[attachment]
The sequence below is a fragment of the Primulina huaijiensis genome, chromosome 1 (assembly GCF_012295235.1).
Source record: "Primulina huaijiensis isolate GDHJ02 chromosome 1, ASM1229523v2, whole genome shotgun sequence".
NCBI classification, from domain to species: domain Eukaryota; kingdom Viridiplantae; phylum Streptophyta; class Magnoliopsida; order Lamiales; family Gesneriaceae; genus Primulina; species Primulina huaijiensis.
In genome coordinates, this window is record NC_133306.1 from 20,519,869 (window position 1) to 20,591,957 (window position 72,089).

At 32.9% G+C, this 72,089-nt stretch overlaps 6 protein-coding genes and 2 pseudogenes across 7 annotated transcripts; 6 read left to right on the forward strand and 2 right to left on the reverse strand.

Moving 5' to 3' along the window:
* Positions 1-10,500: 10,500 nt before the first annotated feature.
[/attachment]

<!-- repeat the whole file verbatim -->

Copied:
The sequence below is a fragment of the Primulina huaijiensis genome, chromosome 1 (assembly GCF_012295235.1).
Source record: "Primulina huaijiensis isolate GDHJ02 chromosome 1, ASM1229523v2, whole genome shotgun sequence".
NCBI classification, from domain to species: domain Eukaryota; kingdom Viridiplantae; phylum Streptophyta; class Magnoliopsida; order Lamiales; family Gesneriaceae; genus Primulina; species Primulina huaijiensis.
In genome coordinates, this window is record NC_133306.1 from 20,519,869 (window position 1) to 20,591,957 (window position 72,089).

At 32.9% G+C, this 72,089-nt stretch overlaps 6 protein-coding genes and 2 pseudogenes across 7 annotated transcripts; 6 read left to right on the forward strand and 2 right to left on the reverse strand.

Moving 5' to 3' along the window:
* Positions 1-10,500: 10,500 nt before the first annotated feature.